All this points to conscious planning. For another example, perhaps even more compelling and even harder to explain as anything other than the deliberate design of a master composer, consider the Kyrie of the Theresienmesse. It has a central, fugal Allegro – (itself made up of several cycles of chromatic completion) – flanked by two Adagios, which are homophonic. The first Adagio makes use of the diatonic tones in Bb major, and three chromatic tones: Db, E, Gb. The second Adagio is, essentially, a recapitulation, but with a striking difference. It does not present any of these chromatic tones, but does give precisely the ones which are absent: B natural and Ab. Though separated by this central Allegro, the two Adagios, when joined, thus display a single unfolding of the chromatic aggregate. And – yes! – there is a purely diatonic conclusion.

Incidentally, were one to perform the two Adagios minus the Allegro, it would sound just fine. The earlier one ends on a half-cadence, the later one follows, seamlessly, on a tonic chord. Stravinsky has written of how he would do that: compose a complete piece, and then cut it up, and separate its parts with contrasting music. Well, it seems Haydn not only presaged Webern and Schönberg, but the greatest Russian modernist, too.

Returning to the question at hand: how conscious was Haydn of all that has been mentioned here? I’ve given evidence that he could be intensely conscious in his application of the technique of chromatic completion. Yet conscious intent need not have been present for Haydn to have felt, instinctively, the value of this compositional procedure. After all, how is a composer to create tonal interest except by bringing in new pitches, not previously heard? And might not a composer sense – in an instinctive, subconscious manner – that having made adventurous use of every possibility of the chromatic aggregate at least once, it was now time to conclude? And if not for an entire piece, then perhaps for a section within it?

My own, rather more modest, experience as a composer confirms this. Having discovered chromatic completion in Haydn (and then in others composers), I went back and took a look at several of my own pieces, and found that quite without consciously intending it, I had used the procedure as well. I assume, of course, that readers will realize I am hardly equating my own music to that of Haydn, but merely pointing to the fact that an “instinctive” desire to parallel the completion of a formal unit of music with the completion of the chromatic aggregate seems a natural enough thing once one works in a musical language that recognizes the chromatic scale as a fundamental structure. Ever since Bach’s Well-Tempered Clavier, there has been that recognition among composers.

I am not the first scholar to ponder these matters, nor to find examples of chromatic completion from the Classical Era. Special honor goes to James M. Baker, and Henry Burnett; they were the first to unearth this “secret dodecaphonic art” – though they preferred the term chromatic saturation, which, to my mind, doesn’t bring adequate emphasis to the moment at which the twelfth tone arrives: the moment of completion. As I’ve been showing, that moment of completion matters very deeply; matters aesthetically; matters emotionally.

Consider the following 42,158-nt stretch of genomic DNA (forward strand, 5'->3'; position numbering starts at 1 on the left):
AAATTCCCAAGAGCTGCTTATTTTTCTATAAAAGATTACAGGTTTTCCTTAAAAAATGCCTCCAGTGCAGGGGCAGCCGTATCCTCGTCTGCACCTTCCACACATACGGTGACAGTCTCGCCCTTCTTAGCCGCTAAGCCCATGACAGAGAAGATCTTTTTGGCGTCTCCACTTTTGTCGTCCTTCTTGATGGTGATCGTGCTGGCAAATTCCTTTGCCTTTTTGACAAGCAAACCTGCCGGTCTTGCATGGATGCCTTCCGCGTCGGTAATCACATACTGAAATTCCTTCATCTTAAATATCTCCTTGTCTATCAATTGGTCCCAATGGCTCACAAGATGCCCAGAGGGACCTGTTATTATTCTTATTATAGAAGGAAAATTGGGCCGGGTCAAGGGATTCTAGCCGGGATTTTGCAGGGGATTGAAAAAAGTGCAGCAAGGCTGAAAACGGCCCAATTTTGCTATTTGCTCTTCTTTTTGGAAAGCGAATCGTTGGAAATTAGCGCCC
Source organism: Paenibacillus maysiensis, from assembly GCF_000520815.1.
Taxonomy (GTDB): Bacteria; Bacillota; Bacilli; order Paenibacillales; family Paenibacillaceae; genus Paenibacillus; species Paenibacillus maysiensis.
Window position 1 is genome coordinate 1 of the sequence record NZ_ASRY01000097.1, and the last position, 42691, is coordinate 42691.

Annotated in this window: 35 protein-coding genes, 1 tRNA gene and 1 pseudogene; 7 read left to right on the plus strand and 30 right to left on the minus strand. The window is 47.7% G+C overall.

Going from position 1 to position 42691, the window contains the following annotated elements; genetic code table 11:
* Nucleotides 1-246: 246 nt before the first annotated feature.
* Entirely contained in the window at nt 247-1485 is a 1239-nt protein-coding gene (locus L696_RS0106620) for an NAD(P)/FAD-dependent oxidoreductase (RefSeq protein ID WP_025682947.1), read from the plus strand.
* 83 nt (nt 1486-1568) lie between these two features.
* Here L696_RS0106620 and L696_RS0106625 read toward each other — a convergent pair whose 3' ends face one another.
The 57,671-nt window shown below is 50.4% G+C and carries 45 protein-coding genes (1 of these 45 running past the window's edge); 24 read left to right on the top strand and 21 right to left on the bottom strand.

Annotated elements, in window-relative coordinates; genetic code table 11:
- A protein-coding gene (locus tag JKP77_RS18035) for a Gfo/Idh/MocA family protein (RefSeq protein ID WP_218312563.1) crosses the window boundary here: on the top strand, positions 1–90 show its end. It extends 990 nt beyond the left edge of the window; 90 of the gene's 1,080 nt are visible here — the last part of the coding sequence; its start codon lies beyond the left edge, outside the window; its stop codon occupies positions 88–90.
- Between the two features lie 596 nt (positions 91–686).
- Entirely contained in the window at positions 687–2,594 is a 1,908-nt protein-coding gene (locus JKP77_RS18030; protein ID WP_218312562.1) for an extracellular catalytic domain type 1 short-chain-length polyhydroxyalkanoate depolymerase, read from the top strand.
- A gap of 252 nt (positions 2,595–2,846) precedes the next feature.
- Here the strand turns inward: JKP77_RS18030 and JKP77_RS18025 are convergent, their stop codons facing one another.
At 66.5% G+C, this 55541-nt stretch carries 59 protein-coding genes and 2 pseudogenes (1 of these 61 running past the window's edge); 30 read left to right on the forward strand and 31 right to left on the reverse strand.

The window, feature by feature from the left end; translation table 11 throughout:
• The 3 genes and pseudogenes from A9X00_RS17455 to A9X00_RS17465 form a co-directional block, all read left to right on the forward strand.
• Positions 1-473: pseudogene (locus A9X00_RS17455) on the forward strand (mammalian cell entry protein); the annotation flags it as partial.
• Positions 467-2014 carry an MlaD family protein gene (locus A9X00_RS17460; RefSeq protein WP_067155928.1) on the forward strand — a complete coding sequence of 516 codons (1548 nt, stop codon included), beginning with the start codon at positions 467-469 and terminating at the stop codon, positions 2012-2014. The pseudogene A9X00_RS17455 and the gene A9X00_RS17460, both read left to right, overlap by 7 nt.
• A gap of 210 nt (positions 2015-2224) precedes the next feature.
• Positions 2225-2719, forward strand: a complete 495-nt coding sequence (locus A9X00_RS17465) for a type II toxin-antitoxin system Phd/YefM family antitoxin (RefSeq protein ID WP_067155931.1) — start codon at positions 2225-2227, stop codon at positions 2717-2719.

Drs. Baker and Burnett dealt largely with Mozart. I think some of the Haydn examples I am presenting would surprise them. I also imagine they might be surprised at the chronological scope of the phenomenon. It goes back, as I just implied, at least as far as J.S. Bach, and was likely an uncodified (and largely unconscious) tradition among German-speaking composers. Were this a Mozart essay – or even one on Glück – dozens of other examples could easily be cited. Yet having mentioned Bach, I ought to give at least two swift illustrations. The first is from the Well-Tempered Clavier, Book I. Notice: the subject of the culminating fugue – the fugue in B minor which “completes” the collection, is designed in terms of chromatic completion: the subject embodies the unfolding of a single chromatic aggregate. And second, for an example of an entire work structured as a single such cycle of unfolding, consider the twelfth of the two-part Inventions: the Invention in A major. The first chromatic tone, D#, appears in m.2. E# arrives in m.7; B# in m.10; A# in m.13; and the tone of completion – G natural – in m.15. Moreover, in keeping with the characteristic procedure we’ve already noticed in Haydn, the concluding measures of this piece are purely diatonic.

6.7. Some Further Examples from Haydn

At this point, it seems good to give examples from some of Haydn’s larger-scale compositions. Let us first consider the Largo which opens the 1796 Paukenmesse. It is ten measures long, and gradually introduces every diatonic and chromatic degree. Only then, when the full potential of the chromatic universe has been expressed, does Haydn begin his Allegro.

[Example 5]

If this reminds one of the opening of that other work by Haydn to have received the “drumming” moniker – Symphony #103 – it should. The “Drumroll Symphony” follows exactly the same procedure. Incidentally, Mozart does the same thing in the slow introductions to his Linz Symphony and also the Overture to Don Giovanni, the only difference being that in each of these instances he traverses two complete cycles of chromatic saturation, before the change to Allegro.